Saturday, January 13, 2018

John B. Keane On Drink

Irish playwright and pub owner John B. Keane shares his views on alcohol and life.


Friday, January 12, 2018

VCDL 2018 Legislation Tracking Tool

The Virginia Citizens Defense League has posted the 2018 Legislation Tracking Page. This is a handy way to keep track of bills affecting gun owners in Virginia. Follow the page for the latest information as bills work their way through the legislature. Here you'll see who's defending your rights, and who's "goose-stepping toward gun-control."

You can also get legislative updates as they happen via the VCDL Twitter feed.

This is an extremely important year for gun owners. The Governor-elect has stated that his number one priority for his administration is disarming law abiding Virginians and making them the victims of predators.

It's actually not hard to understand why leftists constantly make the absurd claim that disarming law abiding people keeps criminals from committing crime. It's well known that liberal men prefer defenseless victims. In truth, gun control advocates are concerned only about their own power and keeping others subordinate.

Sic semper tyrannis

Thursday, January 11, 2018

Indoor Range Trip

My plans to shoot last weekend were sent awry by the extreme cold. After the match at Sanner’s Lake was cancelled, I hoped for a visit to the indoor range at Winding Brook. In the end though the drive on a cold Sunday morning did not inspire. Instead I got in a couple of long dry fire sessions, and Colleen and I enjoyed a very relaxing weekend at home avoiding the cold.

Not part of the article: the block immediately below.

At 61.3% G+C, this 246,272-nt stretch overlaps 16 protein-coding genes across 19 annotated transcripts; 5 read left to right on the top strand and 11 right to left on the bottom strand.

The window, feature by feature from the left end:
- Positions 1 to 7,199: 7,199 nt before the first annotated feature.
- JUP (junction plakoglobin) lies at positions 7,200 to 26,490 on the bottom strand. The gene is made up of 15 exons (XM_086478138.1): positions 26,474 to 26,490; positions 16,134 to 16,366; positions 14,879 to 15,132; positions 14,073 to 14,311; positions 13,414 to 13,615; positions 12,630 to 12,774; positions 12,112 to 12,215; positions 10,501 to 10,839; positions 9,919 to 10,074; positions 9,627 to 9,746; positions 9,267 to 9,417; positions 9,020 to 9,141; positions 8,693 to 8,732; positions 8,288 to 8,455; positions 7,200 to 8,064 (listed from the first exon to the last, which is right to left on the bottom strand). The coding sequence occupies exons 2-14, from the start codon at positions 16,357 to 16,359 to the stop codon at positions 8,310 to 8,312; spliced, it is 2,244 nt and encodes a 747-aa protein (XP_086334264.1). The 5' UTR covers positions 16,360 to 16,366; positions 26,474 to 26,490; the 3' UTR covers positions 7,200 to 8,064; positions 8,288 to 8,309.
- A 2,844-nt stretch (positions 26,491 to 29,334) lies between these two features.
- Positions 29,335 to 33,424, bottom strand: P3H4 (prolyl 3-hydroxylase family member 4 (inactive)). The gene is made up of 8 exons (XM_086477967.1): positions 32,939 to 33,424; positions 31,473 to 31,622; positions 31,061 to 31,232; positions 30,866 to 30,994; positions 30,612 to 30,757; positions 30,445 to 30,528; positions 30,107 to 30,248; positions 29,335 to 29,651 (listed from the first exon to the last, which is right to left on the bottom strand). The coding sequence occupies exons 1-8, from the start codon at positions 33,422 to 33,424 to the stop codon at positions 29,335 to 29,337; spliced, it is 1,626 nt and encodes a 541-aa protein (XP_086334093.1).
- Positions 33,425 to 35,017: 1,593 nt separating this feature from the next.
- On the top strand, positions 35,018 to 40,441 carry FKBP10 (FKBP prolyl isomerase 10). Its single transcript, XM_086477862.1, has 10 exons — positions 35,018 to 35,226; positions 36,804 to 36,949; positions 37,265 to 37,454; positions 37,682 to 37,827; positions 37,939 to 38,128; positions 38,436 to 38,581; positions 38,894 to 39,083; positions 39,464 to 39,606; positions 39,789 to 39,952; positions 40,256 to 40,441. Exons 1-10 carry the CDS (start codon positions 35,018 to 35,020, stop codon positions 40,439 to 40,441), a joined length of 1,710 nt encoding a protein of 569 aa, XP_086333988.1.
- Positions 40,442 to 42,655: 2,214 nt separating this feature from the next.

However, the end result was that I itching to hit the range this week, and so scheduled a lunch break to do just that last Tuesday afternoon. On the first day in what seems a long time, it was above freezing outside when I pulled into the parking lot. As good timing would have it, the only other shooter was sweeping up his brass as I entered. I had the range to myself as another patron did not arrive until I was picking up my brass and preparing to leave.

Despite the relative warmth outdoors, a balmy 48°, upon entering the range I noticed I was seeing my breath fog in front me. I set out a small thermometer I had in my bag and watched the digits drop as I shot. As is often the case in the older facility, the indoor and outdoor temps were essentially the same. (We really do get spoiled with the conditions provided by modern indoor shooting facilities.)